Love in Death.

[A women perished in a snow-storm while passing over the Green Mountain in Vermont ; she had an
infant with her, who was found alive and well in the morning, carefully wrapped in the mother’s
On the death-darkened air,1
Through the wild storm, amid the drifting snows,2
A voice of murmured soothing blent with prayer,3
Solemn in trustful tenderness, arose.4
A mother’s spirit in its parting clung5
Unto her child—a mother’s soul was stirred6
Through all its depths—a mother’s fondness hung,7
And trembled on each faint and faltering word8
Of blessing and farewell ; and, as the bird9
Plucks the soft plumage from its downy breast10
To shield its young, and cowers with quivering wing11
More closely o’er them, to her side she prest12
Her babe, and strove, with warmth and sheltering13
To frame within her clasping arms a nest :14
Sleep ! oh, my baby, sleep ! the night draws on.15
Sleep once again on thy poor mother’s breast ;16
Ere yet the morning dawns I shall be gone,17
And thou no more wilt know such place of rest ;18
Colder and yet more cold,19
Dark with the storm the wild winds round us
Yet still above thy slumber, as of old,21
Thy mother watches. Sleep, thou dear one, sleep !22
Closer and closer still23
Nestle unto me, darling, safe from harm ;24
Cold, cold, is all without, and deathly chill,25
Only the heart—thy mother’s heart—is warm.26
Yet there it will be cold,—27
Yes, even there, my child ! and, oh, how soon.28
The snow drifts thickly round us—fold by fold29
Around the sinking form, the weary feet30
That may no longer bear us o’er the wild,31
Silent and swift, a wreathèd winding-sheet32
Is closely drawn : but not for thee, my child !33
No, not for thee ! my parting soul hath striven34
With Him, the merciful—unto this hour,35
Unto its love, its anguish, hath been given36
A spirit of prevailing and of power ;—37
And I have borne it from thee !  To his breast38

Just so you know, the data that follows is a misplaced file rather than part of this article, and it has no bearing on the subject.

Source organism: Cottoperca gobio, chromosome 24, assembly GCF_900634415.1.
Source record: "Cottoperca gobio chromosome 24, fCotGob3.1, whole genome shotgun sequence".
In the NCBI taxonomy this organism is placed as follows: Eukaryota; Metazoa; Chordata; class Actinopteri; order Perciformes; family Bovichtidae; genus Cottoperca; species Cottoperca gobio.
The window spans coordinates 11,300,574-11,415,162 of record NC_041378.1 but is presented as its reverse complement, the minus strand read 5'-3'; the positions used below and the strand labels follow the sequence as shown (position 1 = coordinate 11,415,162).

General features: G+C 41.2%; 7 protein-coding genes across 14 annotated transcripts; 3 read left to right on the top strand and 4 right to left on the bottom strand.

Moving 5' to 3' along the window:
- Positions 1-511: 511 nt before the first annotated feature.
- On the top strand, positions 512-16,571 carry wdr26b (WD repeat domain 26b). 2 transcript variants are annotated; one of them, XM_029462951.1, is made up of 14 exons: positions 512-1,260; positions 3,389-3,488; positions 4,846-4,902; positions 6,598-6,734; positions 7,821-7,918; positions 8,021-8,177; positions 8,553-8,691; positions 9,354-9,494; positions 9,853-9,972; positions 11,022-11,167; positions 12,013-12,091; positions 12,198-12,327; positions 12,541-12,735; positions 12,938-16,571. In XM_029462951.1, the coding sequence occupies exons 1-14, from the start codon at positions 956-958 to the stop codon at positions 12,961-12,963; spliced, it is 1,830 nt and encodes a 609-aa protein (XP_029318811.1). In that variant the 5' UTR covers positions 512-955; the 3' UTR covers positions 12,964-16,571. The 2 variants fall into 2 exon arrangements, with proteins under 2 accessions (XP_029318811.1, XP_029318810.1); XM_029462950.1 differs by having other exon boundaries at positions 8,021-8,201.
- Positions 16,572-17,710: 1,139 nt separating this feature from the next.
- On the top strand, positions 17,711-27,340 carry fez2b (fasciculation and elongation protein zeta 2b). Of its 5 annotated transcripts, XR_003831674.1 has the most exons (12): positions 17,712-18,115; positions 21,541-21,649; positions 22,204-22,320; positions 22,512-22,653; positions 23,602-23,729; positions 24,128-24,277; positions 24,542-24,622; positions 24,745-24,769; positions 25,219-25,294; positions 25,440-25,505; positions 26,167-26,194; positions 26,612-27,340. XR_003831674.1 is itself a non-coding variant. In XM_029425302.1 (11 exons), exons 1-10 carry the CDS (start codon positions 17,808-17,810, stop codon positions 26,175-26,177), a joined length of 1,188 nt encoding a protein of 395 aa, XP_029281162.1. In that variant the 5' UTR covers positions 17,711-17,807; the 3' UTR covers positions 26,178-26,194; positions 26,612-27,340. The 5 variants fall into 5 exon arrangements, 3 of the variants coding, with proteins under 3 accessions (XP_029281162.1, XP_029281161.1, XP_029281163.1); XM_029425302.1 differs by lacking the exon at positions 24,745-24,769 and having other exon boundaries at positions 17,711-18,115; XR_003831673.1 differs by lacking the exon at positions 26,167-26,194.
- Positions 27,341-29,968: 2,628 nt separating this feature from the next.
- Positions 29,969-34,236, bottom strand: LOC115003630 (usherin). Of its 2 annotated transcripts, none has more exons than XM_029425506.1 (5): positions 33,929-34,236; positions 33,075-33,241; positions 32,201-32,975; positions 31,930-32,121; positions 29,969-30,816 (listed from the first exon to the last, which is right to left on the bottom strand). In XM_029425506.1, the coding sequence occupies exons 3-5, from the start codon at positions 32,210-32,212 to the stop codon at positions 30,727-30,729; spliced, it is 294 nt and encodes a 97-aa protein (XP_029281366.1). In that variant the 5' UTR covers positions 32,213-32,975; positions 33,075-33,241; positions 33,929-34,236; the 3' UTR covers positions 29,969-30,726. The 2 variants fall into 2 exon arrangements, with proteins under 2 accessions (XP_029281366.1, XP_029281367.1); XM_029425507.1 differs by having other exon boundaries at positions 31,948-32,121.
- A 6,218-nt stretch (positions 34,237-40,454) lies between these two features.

Death folds me close as I fold thee to mine ;39
Cold kisses are upon my cheek—to rest,40
To sleep they woo me, soft and deep as thine :41
A heavy mist steals on—I feel my breath42
Drawn slowly from me ; yet my love shall keep43
Its watch above thee still, and thou shalt sleep,44
Sleep safely, sweetly, in the arms of Death,45
And wake to life once more !  Kind eyes shall weep,46
And kindly hearts be troubled, when they see47
The sweet unconscious smiling of thy face ;48
For thou wilt smile, and bear no thought of me.49
Too young art thou for grief,50
Too young for Love, my child, for Memory !51
Yet not less fond the last, the lingering kiss,52
Yet not less fervent from the heart the prayer ;53
Because I know thou wilt not, darling, miss54
Thy mother in her fondness, in her care !55
But he will think of me56
Thy Father. Thou wilt grow up by his side,57
And ever bring the thought of her that died58
Lonely, but loving, blessing him and thee.59
The flower, the flower may fall60
When it hath shielded in its folded breast61
The bud of promise, loveliest,62
Most dear of all.63
And he will not be lone64
In sorrow or in joy. Thy voice shall fill65
The silence of his soul with many a tone66
That once was mine, and whisper to him still67
Of things long past, and I shall look at him68
Through thy sweet eyes—young, loving eyes, that
In light and tenderness when these are dim,70
Shall answer his with smiles that once were mine.71
Sleep, dearest ! in the night72
Of death thy mother’s arms around thee twine73
More closely, that her spirit in its flight,74
May send a message of its love on thine.75
The snows will melt away.76
And green leaves rustle light o’er hill and plain ;77
Through the sweet scent of hidden waters stirred,78
And the clear shining after summer rain,79
The blade will spring ; then on strong wing the
Will rise to the blue heaven, ascending slow ;81
The fisher will go forth upon the lake,82
The hunter to the forest with his bow ;83
But far beyond the flight84
Of Indian arrow, far beyond the ken85
Of mountain eagle in his soaring might,86
I shall have passed, returning not again :87
These ancient Hills shall wake88
Like giants from their slumber at the breath89
Of Spring, and from their lofty summits shake90
The icy chains of stillness and of death ;91
But not till they shall hear92
A sound, and move in trembling from their place,93
Not till the mountains and the rocks in fear94
A woman walks through snow. She hunches over and wraps a shawl tightly around herself and around an indistinct bundle (a baby) in her arms. 3/4 page illustration contained in a single-ruled rectangular border.
Shall flee, and leave where they have been no trace,95
May I arise. O Saviour ! earth and Heaven96
Shall pass, but Thou endurest. Unto Thee97
I yield my spirit ; Father, bless thou me !98
Bless with Thy love the child that Thou hast
given !”
And in that prayer her fervent spirit pass’d.100
The deep night fell, the keen and hurrying blast101
Sang her wild dirge ; the straining clasp grew cold,102
Yet pressed the little one with rigid hold103
Still to her heart ; when morning came the child104
Woke peaceful in its mother’s arms and smiled.105